DB Class ETA 150

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DB Class ETA/ESA 150
DB Class 515/815
Three 515/815 railbuses at Betriebswerk Hildesheim
Number(s) ETA 515 001–033
ETA 515 101–138
ETA 515 501–661
ESA 150 001–216
Quantity 232 power cars
216 driving cars
Manufacturer SSW, Rathgeber, O&K WMD, Wegmann & Co.
Year(s) of manufacture 1955
Retired 1995
Axle arrangement Bo'2'(ETA) and 2'2'(ESA)
Type BD4 or ABD4 and B4tr.
Length 26.8 m (87 ft 11 18 in) (ETA)
26.8 m (87 ft 11 18 in) (ESA)
Empty weight 49.0–56.0 t (48.2–55.1 long tons; 54.0–61.7 short tons) (ETA)
Top speed 100 km/h (62 mph)
Power output (one hour) 2× 150 kW (200 hp) = 300 kW (400 hp)
Range 300 km (190 mi)
Capacity 352–548 kWh (1,270–1,970 MJ)
Driving wheel diameter 0.95 m (37.4 in)
Carrying wheel diameter 0.95 m (37.4 in)
Brakes Knorr
Seats 59–86 (ETA)
81–100 (ESA)

The accumulator cars of Class ETA 150 (Class 515 from 1968) were German railbuses used extensively by the Deutsche Bundesbahn (DB) over 40 years. The driving cars were very comfortable to travel in because they were quiet (despite the typical whine of its DC motors), rode well on the rails due to the weight of the batteries and were pollution-free (no smoke or fumes). They ran on both main and branch lines.

They were very popular with passengers. The vehicles were nicknamed Akkublitz (Battery Lightning), Säurebomber (Battery Acid Bombers), Steckdosen-InterCity (Socket InterCitys), Taschenlampen-Express (Pocket Torch Express) or Biene Maja (Maya the Bee - due to its noise when under way).


As a result of many years of favourable experience with this type of vehicle (the Prussian state railways had placed accumulator railcars in service as early as 1907 – these were later the Class ETA 178 in the Deutsche Reichsbahn) and of the evaluation of the results with the Class ETA 176 prototypes, the DB placed 232 Class ETA 150 power cars and 216 of their associated Class ESA 150 driving cars in service between 1953 and 1965.

The DB preferred to employ these two-coach sets on relatively level routes. They were rarely used on hilly lines due to the resultant high current consumption and hence limited range. In the main this only affected those vehicles stationed at Wanne-Eickel, and which were used in the Wuppertal area.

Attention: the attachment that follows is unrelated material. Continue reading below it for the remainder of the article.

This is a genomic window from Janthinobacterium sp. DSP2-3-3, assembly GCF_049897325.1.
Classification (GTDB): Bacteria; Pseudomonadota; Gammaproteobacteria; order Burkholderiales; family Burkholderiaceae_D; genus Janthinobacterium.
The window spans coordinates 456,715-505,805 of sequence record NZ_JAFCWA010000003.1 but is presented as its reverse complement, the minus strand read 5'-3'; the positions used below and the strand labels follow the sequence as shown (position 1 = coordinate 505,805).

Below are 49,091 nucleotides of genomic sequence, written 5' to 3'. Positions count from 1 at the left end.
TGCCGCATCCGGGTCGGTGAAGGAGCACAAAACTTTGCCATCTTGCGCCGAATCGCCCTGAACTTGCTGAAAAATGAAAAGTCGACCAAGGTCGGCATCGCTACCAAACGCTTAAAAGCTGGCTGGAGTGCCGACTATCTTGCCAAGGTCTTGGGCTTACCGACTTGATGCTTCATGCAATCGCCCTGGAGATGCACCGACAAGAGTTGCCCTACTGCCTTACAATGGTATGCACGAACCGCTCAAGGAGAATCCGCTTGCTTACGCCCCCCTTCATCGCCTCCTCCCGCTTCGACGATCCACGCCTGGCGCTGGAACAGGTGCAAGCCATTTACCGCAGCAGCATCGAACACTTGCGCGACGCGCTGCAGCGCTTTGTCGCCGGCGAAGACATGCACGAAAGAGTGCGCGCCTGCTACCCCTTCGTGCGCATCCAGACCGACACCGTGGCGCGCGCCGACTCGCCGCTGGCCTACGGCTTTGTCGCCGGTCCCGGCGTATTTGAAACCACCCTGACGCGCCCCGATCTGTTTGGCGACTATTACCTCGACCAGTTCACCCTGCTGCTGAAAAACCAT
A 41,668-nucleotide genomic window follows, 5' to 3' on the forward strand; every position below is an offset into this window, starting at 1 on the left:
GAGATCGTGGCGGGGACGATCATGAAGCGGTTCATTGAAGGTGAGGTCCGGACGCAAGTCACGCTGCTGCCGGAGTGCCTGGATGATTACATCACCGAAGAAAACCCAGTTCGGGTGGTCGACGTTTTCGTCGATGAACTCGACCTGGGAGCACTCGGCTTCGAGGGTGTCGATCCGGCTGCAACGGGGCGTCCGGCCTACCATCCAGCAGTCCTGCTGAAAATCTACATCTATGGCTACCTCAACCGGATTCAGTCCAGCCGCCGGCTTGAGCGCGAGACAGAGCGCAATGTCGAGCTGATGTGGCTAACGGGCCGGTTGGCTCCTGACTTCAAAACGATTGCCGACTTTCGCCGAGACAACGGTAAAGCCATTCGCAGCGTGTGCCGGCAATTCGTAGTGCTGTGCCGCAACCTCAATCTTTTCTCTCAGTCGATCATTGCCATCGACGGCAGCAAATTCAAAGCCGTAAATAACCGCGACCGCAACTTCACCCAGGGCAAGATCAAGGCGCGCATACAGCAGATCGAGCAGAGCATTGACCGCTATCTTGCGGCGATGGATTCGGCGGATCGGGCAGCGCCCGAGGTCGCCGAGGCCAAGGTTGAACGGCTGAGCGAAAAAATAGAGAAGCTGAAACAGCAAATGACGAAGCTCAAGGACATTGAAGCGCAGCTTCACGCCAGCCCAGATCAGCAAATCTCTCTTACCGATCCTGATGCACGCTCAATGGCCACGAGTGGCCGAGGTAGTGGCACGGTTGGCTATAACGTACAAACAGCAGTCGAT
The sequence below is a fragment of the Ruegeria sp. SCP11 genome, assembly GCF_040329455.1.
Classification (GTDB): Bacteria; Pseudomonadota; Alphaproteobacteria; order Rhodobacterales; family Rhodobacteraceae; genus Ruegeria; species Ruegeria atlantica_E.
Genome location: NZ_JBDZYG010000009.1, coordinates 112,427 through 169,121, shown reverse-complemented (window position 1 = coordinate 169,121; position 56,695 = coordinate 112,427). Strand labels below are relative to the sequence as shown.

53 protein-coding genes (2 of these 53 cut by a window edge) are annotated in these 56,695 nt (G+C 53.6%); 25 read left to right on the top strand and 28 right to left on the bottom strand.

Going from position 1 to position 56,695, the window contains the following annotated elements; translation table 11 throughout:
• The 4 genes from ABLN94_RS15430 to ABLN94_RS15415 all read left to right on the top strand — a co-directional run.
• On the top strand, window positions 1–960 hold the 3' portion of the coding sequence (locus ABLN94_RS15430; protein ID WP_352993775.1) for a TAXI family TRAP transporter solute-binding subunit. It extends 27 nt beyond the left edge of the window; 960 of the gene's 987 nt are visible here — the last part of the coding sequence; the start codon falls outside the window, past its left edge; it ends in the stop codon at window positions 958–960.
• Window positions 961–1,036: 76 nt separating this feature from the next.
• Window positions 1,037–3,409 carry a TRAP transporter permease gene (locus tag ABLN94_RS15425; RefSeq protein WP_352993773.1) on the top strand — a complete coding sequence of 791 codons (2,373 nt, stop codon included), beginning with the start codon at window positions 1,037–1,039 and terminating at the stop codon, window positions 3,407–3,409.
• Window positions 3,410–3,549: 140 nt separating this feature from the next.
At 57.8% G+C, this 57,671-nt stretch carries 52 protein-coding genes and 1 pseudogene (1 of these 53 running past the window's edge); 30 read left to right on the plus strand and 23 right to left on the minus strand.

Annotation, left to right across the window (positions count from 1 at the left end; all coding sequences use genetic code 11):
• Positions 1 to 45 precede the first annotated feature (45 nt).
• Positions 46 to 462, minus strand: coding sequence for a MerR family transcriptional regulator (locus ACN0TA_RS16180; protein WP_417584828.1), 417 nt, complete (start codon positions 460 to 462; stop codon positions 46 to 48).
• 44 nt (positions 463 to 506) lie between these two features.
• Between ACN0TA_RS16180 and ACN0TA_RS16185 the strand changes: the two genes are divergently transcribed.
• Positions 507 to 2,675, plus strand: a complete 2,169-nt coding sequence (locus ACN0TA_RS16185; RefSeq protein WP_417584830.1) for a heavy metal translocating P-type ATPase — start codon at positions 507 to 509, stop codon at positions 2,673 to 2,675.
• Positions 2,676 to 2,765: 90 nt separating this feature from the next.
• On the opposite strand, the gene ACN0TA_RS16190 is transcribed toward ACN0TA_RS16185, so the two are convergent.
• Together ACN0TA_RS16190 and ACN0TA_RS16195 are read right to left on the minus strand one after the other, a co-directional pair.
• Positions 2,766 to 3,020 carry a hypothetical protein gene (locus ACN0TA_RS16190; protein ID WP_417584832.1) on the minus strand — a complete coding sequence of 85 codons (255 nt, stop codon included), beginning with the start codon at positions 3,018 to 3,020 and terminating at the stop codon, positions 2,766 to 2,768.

The main areas of operation of the class, apart from the Ruhrgebiet, were Schleswig-Holstein, eastern Lower Saxony, eastern Rhineland-Palatinate (in the Westerwald forest), south Hesse, south Baden, and the region around Augsburg and Nördlingen. The last few railcars also worked in the area of the Rhine-Ruhr Transport Union (Verkehrsverbund Rhein-Ruhr) or VRR until 1995.

Between 1978 and 1988 the railcars also worked from Aachen to Maastricht in the Netherlands.

In 1968, under the DB’s renumbering scheme, the power cars became Class 515, and the driving cars Class 815.

Compared with the Prussian Wittfeld accumulator cars, the ETA 150s had an unfavourable weight distribution − the batteries were located in the middle of the coach body instead of over the end axles, so that in their last years in service the frames tended to sag in the middle, which resulted in the nickname Hängebauchschweine (Pot-bellied pigs) for the vehicles.



  • 515.0, 1954–1956; battery capacity: 352-437 kWh
  • 515.1, 1956–1958; battery capacity: 390-437 kWh
  • 515.5, 1959-1965: battery capacity: 520-603 kWh

Passenger compartments[edit]

The first batch had a high proportion of 1st class seating; this was changed for the second batch, the number of 1st class seats being reduced to just eight. All ETAs had a luggage compartment. The original 2+3 seat layout was changed in the later batches to a 2+2 configuration.

  • 515 003-033
  • 515 101-112, 120-138 (Hamburg variant)
  • 515 113-119 (Bremen variant)
  • 515 501-508, 639-651
  • 515 509-580, 604-638, 652-661

Livery variations[edit]

The twin-car sets were delivered in a wine-red livery. From 1975 some were repainted to beige and ocean-blue. Shortly before their retirement a few vehicles were painted in the DB’s paint scheme at that time - white and peppermint green - and ran in this livery on the Nokia Railway (today the Glückauf Railway) from Bochum Hbf to Gelsenkirchen Hbf.


515 + 815 on the Nahe bridge at Staudernheim

Two power cars were sold to the Regentalbahn (private railway), who converted them to diesel cars and designated them as Class VT 515-U.

Only a few vehicles could be preserved by museum railways because their maintenance is extremely difficult now that the maintenance of batteries at Limburg has ceased and the vehicles are required to go to charging stations. The maintenance and operation of normal railbuses is considerably easier. Number 515 556 is operational, but until it undergoes a general inspection it can only be used on the (museum) site of the locomotive depot.

The following have been preserved:


  • Horst J. Obermayer: Taschenbuch Deutsche power car. Frankh'sche Verlagshandlung, Stuttgart 1973, ISBN 3-440-04054-2
  • The Akkutriebwagen ETA 150 (515) and ETA 176 (517). Eisenbahnkurier Special Nr. 12. EK-Verlag, Freiburg in the Breisgau.
  • Thomas Feldmann: Steckdosen-InterCity. Erinnerung an die Class 515. In: LOK MAGAZIN. Nr. 251/Jahrgang 41/2002. GeraNova Zeitschriftenverlag GmbH München, ISSN 0458-1822, S. 60-61.

External links[edit]